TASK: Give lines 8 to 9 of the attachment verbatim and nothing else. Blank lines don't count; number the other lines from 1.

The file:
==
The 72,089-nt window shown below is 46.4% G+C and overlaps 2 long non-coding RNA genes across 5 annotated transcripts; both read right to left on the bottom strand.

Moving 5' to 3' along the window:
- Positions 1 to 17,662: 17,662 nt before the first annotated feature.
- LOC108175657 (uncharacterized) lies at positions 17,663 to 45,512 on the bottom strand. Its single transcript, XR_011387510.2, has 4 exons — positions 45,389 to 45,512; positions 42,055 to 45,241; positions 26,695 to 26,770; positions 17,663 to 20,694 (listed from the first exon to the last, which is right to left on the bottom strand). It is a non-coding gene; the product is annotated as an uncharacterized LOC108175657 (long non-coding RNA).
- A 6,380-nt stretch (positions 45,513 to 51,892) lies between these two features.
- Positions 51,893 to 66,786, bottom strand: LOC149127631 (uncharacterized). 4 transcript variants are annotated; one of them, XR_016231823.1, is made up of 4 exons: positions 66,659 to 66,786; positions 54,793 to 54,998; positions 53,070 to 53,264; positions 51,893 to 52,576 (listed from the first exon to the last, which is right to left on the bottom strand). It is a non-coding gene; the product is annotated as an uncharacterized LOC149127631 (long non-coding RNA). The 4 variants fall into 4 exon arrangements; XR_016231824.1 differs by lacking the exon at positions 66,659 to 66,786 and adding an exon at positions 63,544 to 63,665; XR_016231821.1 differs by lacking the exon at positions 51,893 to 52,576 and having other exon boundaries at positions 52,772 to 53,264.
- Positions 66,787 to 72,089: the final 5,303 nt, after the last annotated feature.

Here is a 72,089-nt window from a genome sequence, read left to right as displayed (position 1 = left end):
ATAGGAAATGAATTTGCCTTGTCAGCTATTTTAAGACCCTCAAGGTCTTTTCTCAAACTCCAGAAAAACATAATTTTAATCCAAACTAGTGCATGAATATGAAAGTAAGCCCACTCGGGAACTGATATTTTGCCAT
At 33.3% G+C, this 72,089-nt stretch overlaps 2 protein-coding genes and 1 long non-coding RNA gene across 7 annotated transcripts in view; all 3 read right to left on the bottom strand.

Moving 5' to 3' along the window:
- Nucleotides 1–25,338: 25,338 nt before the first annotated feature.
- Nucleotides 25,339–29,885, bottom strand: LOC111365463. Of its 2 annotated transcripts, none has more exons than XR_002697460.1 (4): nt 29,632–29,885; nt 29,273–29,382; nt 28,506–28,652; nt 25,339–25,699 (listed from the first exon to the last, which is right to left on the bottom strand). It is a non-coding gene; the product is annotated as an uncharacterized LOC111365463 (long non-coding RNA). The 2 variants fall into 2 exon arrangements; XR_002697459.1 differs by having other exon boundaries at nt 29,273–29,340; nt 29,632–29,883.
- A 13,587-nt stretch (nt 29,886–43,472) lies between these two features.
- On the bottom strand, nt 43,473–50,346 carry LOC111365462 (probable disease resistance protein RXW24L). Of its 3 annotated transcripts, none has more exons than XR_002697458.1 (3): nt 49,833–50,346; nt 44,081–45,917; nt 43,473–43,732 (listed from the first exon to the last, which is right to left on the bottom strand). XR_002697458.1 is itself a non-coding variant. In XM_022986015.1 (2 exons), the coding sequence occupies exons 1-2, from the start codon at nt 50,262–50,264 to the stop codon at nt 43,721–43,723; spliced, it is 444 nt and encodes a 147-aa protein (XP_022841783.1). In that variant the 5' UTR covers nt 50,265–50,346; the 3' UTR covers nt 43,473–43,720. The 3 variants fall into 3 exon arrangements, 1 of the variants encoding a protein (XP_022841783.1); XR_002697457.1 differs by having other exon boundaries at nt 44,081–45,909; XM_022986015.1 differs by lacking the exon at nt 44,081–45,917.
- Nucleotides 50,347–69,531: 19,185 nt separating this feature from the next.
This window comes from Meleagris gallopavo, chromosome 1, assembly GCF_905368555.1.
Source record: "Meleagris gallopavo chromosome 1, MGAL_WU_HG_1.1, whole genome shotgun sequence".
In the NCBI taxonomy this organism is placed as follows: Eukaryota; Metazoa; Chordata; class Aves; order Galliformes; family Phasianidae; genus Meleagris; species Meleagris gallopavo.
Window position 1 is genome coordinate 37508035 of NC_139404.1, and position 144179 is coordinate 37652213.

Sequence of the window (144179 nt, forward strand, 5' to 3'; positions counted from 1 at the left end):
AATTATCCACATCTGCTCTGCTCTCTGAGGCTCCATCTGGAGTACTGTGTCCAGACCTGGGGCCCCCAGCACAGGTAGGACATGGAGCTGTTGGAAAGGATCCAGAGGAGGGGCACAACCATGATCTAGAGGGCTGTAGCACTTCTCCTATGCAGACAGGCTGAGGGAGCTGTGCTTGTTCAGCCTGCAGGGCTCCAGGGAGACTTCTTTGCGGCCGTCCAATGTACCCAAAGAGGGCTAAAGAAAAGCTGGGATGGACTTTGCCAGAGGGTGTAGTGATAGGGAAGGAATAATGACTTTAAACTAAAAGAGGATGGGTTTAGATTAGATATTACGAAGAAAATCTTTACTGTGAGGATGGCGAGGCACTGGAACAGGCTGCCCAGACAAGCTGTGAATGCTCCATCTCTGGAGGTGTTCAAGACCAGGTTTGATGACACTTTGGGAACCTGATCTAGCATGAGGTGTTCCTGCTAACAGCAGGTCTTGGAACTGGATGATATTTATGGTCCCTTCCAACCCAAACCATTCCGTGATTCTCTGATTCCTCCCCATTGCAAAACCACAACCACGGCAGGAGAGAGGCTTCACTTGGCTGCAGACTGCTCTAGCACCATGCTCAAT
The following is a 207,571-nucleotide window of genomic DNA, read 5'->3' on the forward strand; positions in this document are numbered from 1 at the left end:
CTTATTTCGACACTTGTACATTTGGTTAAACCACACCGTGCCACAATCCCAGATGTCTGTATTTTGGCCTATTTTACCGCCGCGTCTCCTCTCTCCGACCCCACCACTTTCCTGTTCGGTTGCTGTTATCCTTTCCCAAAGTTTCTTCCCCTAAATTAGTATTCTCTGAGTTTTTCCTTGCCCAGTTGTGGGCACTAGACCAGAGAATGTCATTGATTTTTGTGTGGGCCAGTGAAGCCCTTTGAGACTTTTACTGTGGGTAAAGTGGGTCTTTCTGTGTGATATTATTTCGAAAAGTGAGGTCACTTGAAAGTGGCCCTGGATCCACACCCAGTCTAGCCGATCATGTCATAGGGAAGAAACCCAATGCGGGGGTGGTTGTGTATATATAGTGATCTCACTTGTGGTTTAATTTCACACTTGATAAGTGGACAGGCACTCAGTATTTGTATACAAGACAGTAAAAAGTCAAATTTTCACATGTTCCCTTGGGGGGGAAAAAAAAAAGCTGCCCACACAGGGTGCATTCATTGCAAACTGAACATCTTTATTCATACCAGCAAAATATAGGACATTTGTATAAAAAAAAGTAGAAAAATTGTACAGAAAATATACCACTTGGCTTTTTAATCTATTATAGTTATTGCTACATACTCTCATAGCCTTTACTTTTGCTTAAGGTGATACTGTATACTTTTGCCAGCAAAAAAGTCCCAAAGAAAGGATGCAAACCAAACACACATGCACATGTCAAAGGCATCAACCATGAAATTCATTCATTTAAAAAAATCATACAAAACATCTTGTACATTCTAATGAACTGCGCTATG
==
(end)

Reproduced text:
Here is a 72,089-nt window from a genome sequence, read left to right as displayed (position 1 = left end):
ATAGGAAATGAATTTGCCTTGTCAGCTATTTTAAGACCCTCAAGGTCTTTTCTCAAACTCCAGAAAAACATAATTTTAATCCAAACTAGTGCATGAATATGAAAGTAAGCCCACTCGGGAACTGATATTTTGCCAT